Best practices: When to use scroll- versus time-delayed Page Pops

Timed Page Pops are an evolution of our current Page Pops designed to increase engagement across your website and direct site traffic to pages you want visitors to see. Timed Page Pops add the ability to delay a notification until a visitor has spent at least 7 seconds on a page (up to 60 seconds), or until the user has scrolled at least halfway down the page.

While both the scroll- and time-delay options ultimately accomplish the same goal of notifying visitors once you’ve gauged their interest, each option has different use cases to maximize their effectiveness.

For example, if a new visitor is reading your school’s blog for the first time, it does not make sense to immediately ask them to subscribe as soon as the page loads. They have no way of knowing if they're actually interested in the content of your blog, and asking them to subscribe too soon might serve only to drive them away instead of retaining them as a subscriber.

Instead, delay the notification that asks visitors to subscribe until after they have scrolled halfway down the page. This delay option assumes the visitor has read approximately half of whatever post they are currently viewing. It’s safe to assume that, if someone reads around half of a blog, they are at least interested enough in your blog’s content to consider subscribing to regularly view more content.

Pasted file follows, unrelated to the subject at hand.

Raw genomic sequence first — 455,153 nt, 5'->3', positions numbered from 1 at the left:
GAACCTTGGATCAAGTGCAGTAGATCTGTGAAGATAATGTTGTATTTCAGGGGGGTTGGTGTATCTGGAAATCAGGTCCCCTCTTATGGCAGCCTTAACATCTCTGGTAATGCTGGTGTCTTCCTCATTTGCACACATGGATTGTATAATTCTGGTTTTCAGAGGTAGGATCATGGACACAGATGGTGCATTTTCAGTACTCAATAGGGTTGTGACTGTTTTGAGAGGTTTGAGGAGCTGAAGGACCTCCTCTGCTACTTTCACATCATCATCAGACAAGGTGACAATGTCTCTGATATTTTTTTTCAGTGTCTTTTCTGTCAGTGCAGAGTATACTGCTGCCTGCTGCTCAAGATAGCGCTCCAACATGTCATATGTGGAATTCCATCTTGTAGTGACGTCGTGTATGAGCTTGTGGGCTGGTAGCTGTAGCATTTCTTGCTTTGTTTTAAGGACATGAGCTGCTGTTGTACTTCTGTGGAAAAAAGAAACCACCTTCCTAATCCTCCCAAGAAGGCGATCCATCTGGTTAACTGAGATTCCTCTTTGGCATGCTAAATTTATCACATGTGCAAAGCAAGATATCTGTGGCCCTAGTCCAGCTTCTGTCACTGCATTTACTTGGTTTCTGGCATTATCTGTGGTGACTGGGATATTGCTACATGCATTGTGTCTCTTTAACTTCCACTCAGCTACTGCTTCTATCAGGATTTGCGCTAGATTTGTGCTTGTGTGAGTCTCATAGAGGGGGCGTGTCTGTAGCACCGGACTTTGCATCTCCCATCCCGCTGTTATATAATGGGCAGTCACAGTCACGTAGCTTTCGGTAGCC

For the timed delay option, you may want to ask new visitors to your school’s homepage if they would like to visit a specific page with useful information after they’ve been on the page for 15, 30, or 60 seconds.

The visitor may be taking the time to read or skim over the content of your homepage or, more likely, they are quickly going through your website’s navigation to find the page they are looking for. Having that notification pop up after they’ve been on the homepage for a brief period of time could improve their user experience by gently guiding them to pages they likely want to find, such as the About Us, Tuition, Inquiry, or Application pages.

Avoid immediately suggesting these pages, as it seems presumptuous to assume every visitor is looking for guidance and most new visitors want some time on a new website to absorb the information available. Moreover, an immediate notification prevents them from viewing all those amazing images and videos that you are proudly displaying on your homepage.

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